Here’s a little quiz for those who have been following my blog. If I were going to visit a monastery high up on a cliffside in the mountains outside Barcelona, which of the following modes of transportation would I choose:
- A comfortable luxury tour bus driving on a newly-paved road.
- A solid, recently-constructed funicular train on a fixed track.
- A rickety, nearly vertical ascent in a welded-steel aerial tram that looks like it was last serviced in 1930.
If you chose #3, go to the head of the class.
My past few days in Barcelona have involved a lot of seeing of the obligatory sights, most of which fall under the Jeopardy category of “Holy Jesus That’s Big.” A recap:
If I were building a monastery I’d put it somewhere accessible like, say, next to the Costco. Fortunately, I am not in the monastery-building business (and let me point out that monasteryconstruction.com is still available for the enterprising reader) so we have a bunch of 12th-century monks to thank for building a really spectacular monastery at Montserrat, smack dab on the side of a cliff.
To get there you take a one-hour train from Barcelona, which deposits you at the base of the cliff and in the station for the aforementioned aerial tram. It’s a 10-sided yellow metal box on a cable that runs nearly vertically 3,000 feet up the side of a mountain. I would describe the five-minute ride as “harrowing,” especially at the point where the tram scrapes the foliage on an outcropping 2/3 of the way up the cliff.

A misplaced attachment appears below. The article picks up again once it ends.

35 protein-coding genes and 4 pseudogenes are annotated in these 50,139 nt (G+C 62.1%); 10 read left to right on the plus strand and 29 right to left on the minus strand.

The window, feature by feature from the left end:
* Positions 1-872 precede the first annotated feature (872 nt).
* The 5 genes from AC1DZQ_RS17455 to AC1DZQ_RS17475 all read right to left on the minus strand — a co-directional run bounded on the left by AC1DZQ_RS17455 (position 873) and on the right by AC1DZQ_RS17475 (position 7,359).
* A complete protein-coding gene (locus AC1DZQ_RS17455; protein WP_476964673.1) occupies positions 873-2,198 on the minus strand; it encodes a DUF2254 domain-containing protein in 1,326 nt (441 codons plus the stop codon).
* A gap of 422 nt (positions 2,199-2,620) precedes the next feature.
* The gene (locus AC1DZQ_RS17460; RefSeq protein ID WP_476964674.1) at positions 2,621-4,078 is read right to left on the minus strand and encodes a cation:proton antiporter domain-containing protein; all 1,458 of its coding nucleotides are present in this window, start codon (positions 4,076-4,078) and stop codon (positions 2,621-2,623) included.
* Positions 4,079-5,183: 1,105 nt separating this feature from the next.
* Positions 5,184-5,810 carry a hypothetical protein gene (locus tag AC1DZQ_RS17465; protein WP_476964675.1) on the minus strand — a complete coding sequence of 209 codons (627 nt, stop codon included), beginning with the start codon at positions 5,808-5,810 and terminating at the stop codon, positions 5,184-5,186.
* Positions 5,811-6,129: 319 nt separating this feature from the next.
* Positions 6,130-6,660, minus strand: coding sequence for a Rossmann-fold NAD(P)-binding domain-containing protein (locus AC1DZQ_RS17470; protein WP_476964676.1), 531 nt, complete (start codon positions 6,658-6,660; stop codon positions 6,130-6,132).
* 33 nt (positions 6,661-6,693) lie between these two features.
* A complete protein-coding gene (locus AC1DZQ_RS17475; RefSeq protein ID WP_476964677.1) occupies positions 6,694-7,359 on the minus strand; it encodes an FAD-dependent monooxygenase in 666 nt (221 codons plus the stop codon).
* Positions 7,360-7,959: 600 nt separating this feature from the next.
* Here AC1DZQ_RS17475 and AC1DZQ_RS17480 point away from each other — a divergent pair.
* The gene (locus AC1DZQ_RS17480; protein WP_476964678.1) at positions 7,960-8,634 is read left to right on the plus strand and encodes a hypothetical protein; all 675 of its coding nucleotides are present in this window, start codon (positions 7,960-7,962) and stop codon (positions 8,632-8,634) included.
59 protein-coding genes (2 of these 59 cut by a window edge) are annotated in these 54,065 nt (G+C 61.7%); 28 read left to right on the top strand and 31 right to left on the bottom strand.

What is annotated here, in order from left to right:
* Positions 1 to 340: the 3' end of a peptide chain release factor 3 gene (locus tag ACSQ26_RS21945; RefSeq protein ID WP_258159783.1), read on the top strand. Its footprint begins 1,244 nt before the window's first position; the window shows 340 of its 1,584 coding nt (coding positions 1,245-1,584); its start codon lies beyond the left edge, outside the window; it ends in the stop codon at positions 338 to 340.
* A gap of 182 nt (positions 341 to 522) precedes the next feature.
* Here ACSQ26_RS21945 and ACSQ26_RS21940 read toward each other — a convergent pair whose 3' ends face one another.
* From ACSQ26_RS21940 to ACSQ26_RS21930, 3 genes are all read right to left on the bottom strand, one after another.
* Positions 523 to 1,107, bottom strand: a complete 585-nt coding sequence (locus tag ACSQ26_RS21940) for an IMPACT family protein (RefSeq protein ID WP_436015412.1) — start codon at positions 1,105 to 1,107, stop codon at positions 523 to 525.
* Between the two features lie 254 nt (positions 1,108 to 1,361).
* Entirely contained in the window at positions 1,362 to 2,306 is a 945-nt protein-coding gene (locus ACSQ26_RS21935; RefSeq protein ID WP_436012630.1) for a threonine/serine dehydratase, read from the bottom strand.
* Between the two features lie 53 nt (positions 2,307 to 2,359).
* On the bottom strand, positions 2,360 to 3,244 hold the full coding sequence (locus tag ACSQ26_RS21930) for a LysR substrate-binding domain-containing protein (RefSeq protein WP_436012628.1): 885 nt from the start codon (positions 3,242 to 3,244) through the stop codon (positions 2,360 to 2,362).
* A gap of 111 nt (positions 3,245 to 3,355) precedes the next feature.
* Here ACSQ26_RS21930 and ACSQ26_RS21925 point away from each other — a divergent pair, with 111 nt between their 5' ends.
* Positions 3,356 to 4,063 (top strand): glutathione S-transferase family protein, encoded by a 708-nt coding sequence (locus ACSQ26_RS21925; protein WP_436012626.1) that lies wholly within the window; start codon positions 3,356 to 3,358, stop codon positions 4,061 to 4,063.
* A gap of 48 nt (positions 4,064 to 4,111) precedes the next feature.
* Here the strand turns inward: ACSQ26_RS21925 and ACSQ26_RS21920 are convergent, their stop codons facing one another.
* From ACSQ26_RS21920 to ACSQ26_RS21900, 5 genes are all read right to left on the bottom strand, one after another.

Once you reach the top, the monastery is pretty spectacular, as is the view. Numerous trails lead off into the mountains for hikes to smaller chapels; I hiked up to a cross overlooking the monastery, and was inexplicably greeted by a friendly kitty cat that was hanging out up there, as well as a grandmother from Norway who asked me in broken English whether I was a student (no, but thanks) and then spent the rest of her time saying “Poosy poosy poosy,” which is either Norwegian for “Nice kitty” or she was coming on to me.
Thursday: La Sagrada Familia
I met up with my improv friend Noah and his friend Rachel to visit Spain’s #1 Tourist Destination™, La Sagrada Familia. In an attempt to beat the tourist rush, we booked tickets online for the 9 a.m. entry, which in Barcelona time is like booking for 4 a.m. This is not a morning city. Rachel is an improviser from New York (and formerly Boston) and we exchanged the requisite list of improv friends in common. After waiting in line for a few minutes, and then being moved to another line because we were apparently in the wrong line, we got to enter the cathedral. If you’re going to visit one of the most spectacular Catholic churches in the world, doing so in a coterie of Jewish improvisers is not a bad way to do it.
La Sagrada Familia (official name: “Basílica i Temple Expiatori de la Sagrada Família y Cerveceria”) was Antoni Gaudí’s crowning achievement, notwithstanding the fact that it wasn’t even remotely close to being finished in his lifetime. Construction started in 1882, and is scheduled to be complete sometime around 2030 (my tip: bet the over). To put that into perspective, they built an entire subdivision behind my house in two months, although it did not contain any stone-carved gargoyles. The ubiquitous construction cranes towering over Sagrada Familia mar what is otherwise a spectacular sight.